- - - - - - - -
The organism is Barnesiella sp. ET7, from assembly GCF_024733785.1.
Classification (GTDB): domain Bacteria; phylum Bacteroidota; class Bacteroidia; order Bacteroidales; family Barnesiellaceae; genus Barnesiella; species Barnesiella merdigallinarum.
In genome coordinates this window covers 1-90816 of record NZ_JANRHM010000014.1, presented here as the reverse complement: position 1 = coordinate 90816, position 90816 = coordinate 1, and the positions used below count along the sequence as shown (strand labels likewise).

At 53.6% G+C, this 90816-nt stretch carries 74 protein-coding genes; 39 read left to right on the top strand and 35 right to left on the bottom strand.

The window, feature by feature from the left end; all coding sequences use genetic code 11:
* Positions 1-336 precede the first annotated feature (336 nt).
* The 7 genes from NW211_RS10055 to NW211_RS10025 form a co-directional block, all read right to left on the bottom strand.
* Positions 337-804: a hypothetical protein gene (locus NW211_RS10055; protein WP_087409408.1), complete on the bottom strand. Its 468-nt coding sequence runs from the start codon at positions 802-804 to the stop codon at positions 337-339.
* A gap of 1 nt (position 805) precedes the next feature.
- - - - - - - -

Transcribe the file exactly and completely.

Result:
The organism is Barnesiella sp. ET7, from assembly GCF_024733785.1.
Classification (GTDB): domain Bacteria; phylum Bacteroidota; class Bacteroidia; order Bacteroidales; family Barnesiellaceae; genus Barnesiella; species Barnesiella merdigallinarum.
In genome coordinates this window covers 1-90816 of record NZ_JANRHM010000014.1, presented here as the reverse complement: position 1 = coordinate 90816, position 90816 = coordinate 1, and the positions used below count along the sequence as shown (strand labels likewise).

At 53.6% G+C, this 90816-nt stretch carries 74 protein-coding genes; 39 read left to right on the top strand and 35 right to left on the bottom strand.

The window, feature by feature from the left end; all coding sequences use genetic code 11:
* Positions 1-336 precede the first annotated feature (336 nt).
* The 7 genes from NW211_RS10055 to NW211_RS10025 form a co-directional block, all read right to left on the bottom strand.
* Positions 337-804: a hypothetical protein gene (locus NW211_RS10055; protein WP_087409408.1), complete on the bottom strand. Its 468-nt coding sequence runs from the start codon at positions 802-804 to the stop codon at positions 337-339.
* A gap of 1 nt (position 805) precedes the next feature.